Despite Harpreet Rai’s favorite childhood NBA team, the Minnesota Timberwolves, not appearing in the league’s restart, Rai, the CEO of Oura, will be watching the resumption as intently as anyone. Amid the NBA’s thorough 100-plus page health and safety manual is a section on wearable devices, and though the Oura ring isn’t explicitly mentioned in the exhaustive memo, the company has partnered with the league and the ring could potentially be one of the most important technological devices found across the ESPN Wide World of Sports campus.
Players in the NBA’s bubble will have the option to wear Oura’s titanium ring, which costs the general public upwards of $300. It will monitor one’s heart rate, heart rate variability, respiratory rate and temperature—among other metrics—to craft a “Risk Score,” in an attempt to mitigate the silent spread of COVID-19 by flagging potential onset symptoms. As of late last week, Rai says the NBA ordered more than 2,000 devices, though exactly how many will be worn by players specifically remains unclear.
Nevertheless, the ring isn’t new to players around the league. In 2019, Cavaliers forward Kevin Love listed the seven-year-old company’s product among the 10 things he couldn’t live without. Former NBA greats Shaquille O’Neal and Manu Ginobili are investors in the company. This past February, the Lakers’ director of sports performance told the Los Angeles Times that some players wear the ring as a way to track their sleep patterns, one of the initial intention of the device’s designed. Rai adds that members of a handful of other teams use the ring regularly as well.
But its implementation as a potential COVID-19 early detection device? That’s a relatively new development for Oura.
On the morning of March 12, less than a day after the NBA suspended its season indefinitely, a Finnish entrepreneur named Petri Hollmen says he woke up feeling “quite normal.” Upon opening the Oura app, however, Hollmen learned that his “readiness rate” was surprisingly low. It was merely 54, compared to the 80-to-90 he says it normally displayed. The app additionally recorded a slight change in his body temperature overnight.
Hollmen called local authorities and alerted them to his mild temperature adjustment. While he had exhibited no outward symptoms of the coronavirus, they decided to test him anyway. Much to his surprise, he had contracted the virus. Hollmen credits the ring for alerting him to his slight temperature increase.
At around that same time and an entire ocean away, researchers at the University of California, San Francisco realized they needed to pivot away from their research on sleep patterns. Instead, taking advantage of the ring’s finger temperature sensors—a distinguishing factor of the Oura product, Rai says—researchers devised a study that utilizes the device to try and identify patterns that can predict onset of symptoms which can characterize COVID-19.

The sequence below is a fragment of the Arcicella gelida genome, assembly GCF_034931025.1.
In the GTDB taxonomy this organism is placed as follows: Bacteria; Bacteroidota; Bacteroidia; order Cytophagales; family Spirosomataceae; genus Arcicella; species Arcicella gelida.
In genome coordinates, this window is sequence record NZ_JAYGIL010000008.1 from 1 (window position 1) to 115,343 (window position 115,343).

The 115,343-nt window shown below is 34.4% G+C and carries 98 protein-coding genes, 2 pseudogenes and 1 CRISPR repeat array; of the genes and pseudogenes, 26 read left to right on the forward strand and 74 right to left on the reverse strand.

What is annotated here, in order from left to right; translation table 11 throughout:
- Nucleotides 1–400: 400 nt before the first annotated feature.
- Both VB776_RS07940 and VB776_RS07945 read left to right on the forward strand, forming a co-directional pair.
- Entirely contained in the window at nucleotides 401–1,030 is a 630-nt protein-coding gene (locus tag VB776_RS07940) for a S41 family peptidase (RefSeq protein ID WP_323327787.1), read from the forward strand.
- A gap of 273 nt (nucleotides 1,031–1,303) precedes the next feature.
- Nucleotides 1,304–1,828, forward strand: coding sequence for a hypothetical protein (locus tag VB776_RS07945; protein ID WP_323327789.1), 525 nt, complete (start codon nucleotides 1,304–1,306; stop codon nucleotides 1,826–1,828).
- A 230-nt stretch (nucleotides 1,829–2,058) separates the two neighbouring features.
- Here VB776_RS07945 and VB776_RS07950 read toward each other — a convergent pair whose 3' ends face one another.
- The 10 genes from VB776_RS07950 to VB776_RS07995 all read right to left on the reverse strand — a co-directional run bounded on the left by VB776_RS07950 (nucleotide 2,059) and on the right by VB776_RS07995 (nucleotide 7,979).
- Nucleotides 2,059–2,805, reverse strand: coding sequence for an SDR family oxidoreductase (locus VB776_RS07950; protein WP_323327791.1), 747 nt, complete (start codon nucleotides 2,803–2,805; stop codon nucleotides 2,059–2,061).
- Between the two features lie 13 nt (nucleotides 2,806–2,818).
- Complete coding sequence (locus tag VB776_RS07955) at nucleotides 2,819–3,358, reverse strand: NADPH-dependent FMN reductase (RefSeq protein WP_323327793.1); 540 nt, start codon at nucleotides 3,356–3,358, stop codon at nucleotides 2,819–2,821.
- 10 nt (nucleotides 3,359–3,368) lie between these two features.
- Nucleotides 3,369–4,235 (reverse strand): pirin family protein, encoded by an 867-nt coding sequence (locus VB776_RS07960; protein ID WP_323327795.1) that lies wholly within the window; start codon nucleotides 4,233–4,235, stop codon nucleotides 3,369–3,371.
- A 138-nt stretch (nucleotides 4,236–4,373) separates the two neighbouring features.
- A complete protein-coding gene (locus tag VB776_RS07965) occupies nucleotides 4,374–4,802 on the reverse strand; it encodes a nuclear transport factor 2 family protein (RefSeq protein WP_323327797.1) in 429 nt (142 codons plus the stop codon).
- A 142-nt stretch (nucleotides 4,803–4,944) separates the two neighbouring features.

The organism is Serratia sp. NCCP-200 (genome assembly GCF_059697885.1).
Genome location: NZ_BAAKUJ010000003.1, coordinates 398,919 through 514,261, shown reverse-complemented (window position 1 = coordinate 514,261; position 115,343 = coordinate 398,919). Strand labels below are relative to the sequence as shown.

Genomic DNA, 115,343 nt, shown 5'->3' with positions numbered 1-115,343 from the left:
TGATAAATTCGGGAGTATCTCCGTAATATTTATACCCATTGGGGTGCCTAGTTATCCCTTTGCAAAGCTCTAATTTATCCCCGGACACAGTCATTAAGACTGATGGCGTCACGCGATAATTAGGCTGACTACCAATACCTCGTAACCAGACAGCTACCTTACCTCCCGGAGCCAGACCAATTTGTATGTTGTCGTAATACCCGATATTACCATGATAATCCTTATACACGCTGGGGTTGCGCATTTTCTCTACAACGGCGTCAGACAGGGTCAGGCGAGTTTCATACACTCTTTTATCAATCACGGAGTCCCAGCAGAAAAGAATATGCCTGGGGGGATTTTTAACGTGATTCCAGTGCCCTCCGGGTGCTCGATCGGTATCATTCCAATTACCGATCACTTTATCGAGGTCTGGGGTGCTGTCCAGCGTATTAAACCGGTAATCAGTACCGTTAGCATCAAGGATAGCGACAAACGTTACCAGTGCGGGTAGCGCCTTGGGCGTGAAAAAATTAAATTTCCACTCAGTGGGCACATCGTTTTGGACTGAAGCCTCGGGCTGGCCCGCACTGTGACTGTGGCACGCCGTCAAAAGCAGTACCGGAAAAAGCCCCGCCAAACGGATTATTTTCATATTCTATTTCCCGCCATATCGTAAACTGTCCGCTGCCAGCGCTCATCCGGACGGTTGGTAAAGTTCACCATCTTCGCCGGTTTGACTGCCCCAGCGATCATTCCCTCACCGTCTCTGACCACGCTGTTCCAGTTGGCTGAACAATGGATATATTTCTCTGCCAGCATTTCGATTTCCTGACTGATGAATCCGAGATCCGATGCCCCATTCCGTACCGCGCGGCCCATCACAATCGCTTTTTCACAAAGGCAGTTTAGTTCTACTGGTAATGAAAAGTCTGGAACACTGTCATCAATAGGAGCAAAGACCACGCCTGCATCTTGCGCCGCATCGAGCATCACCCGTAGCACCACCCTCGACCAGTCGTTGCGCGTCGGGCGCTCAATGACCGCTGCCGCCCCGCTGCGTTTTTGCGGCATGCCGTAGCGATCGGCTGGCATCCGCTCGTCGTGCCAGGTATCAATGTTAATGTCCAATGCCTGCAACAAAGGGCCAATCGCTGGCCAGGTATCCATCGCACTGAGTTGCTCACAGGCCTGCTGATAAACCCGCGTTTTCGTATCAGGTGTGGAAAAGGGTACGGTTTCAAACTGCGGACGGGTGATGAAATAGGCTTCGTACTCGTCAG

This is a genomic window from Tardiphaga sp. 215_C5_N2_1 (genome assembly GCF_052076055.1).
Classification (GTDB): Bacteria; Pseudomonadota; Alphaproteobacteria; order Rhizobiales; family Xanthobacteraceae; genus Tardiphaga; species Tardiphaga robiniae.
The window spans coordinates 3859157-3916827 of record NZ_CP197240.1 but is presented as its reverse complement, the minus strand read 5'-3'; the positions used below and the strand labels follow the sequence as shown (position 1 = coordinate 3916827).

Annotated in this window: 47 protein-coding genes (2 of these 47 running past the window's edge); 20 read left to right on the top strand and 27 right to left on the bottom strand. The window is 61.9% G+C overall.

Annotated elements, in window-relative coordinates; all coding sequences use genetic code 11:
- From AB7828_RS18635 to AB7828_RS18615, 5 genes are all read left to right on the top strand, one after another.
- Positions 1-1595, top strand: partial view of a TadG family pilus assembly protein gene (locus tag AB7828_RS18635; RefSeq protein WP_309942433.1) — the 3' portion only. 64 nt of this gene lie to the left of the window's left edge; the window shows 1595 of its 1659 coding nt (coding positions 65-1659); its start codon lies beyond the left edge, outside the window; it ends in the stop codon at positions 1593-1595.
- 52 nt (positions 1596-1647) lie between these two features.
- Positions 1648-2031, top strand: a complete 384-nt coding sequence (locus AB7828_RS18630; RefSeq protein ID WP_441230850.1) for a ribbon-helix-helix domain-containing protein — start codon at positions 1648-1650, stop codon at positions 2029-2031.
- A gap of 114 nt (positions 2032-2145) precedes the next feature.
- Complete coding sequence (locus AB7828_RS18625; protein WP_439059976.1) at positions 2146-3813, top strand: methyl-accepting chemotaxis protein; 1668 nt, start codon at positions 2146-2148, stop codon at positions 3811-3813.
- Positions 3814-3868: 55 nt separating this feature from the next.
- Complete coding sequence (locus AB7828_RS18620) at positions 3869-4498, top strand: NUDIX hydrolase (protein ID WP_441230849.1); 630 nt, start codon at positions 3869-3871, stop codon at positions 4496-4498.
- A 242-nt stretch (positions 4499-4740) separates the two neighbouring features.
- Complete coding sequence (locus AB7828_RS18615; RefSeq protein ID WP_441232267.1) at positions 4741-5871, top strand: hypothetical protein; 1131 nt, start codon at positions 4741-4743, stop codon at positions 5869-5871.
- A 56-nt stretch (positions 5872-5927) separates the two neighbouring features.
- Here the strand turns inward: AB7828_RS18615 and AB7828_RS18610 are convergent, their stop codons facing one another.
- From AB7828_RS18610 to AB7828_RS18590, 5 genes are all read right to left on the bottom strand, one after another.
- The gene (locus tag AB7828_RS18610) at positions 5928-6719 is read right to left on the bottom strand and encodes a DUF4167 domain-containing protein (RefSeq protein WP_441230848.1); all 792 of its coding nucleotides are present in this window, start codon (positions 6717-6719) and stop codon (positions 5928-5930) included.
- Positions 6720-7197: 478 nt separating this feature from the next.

Oura donated more than 3,000 rings to health care workers across the country. Its ongoing TemPredict study now has more than 45,000 participants, according to Dr. Ben Smarr, one of the researchers working on the study and an assistant professor in Bioengineering at the University of California, San Diego.
Within a month of the league screeching to a halt, representatives from the NBA reached out to the company. Together, in cooperation with the National Basketball Players Association, they figured out a way to optimize the device for potential use in Orlando. Rai explains they additionally worked with top sports agents and agencies in developing its framework so that potential participants would feel secure using the product. According to the CEO, one of his company’s top priorities is to “make sure the player’s data is safe.”
When news of the device’s implementation trickled out, there were not surprisingly skeptics of the wearable. Some in the medical community still have doubts about its potential impact. Others, like Lakers forward Kyle Kuzma, voiced concerns that it looked like “a tracking device.” Nets guard Spencer Dinwiddie went so far as to ask if NBA commissioner Adam Silver was going to also wear one in Disney. Rai hopes to quell such fears. “I would just say, if they have any questions, I’m here to talk about it and keep getting better,” he says.
The league is also both strict and explicit in its protocols that team staff will not have access to the data collected by the ring, except for if it indicates a player may be at higher risk for a possible coronavirus infection. Additionally, no player data collected using the ring will be made available to the public or involved in future player negotiations.
Silver confirmed on Friday that there would, at least initially, be daily COVID-19 testing inside the bubble. Such a comment underscores a further intention of the ring—that it is not by any means a cure for COVID-19 or the only way to try and flag onset symptoms of coronavirus, but that it is instead another data point.
“It’s a great way to say we’re not adding any harm, but we may end up adding a lot of useful information,” Dr. Smarr says.
The NBA also likely won’t be the only sports league to take advantage of the product’s technology. Rai says that Oura has currently had conversations with “all the big ones,” referring to other sports leagues, and college sports present another landscape in which the device’s data collection could prove to be helpful, both for the athletes themselves and for researchers trying to better understand the virus.
The Wolves fan reflects that at the beginning of this calendar year, he never would have thought the company would have partnered with the NBA. He’s not alone in being surprised with how 2020 has turned out. Still, Rai is optimistic about the ring’s future.
“We’re convinced that it’s gonna be useful,” he says.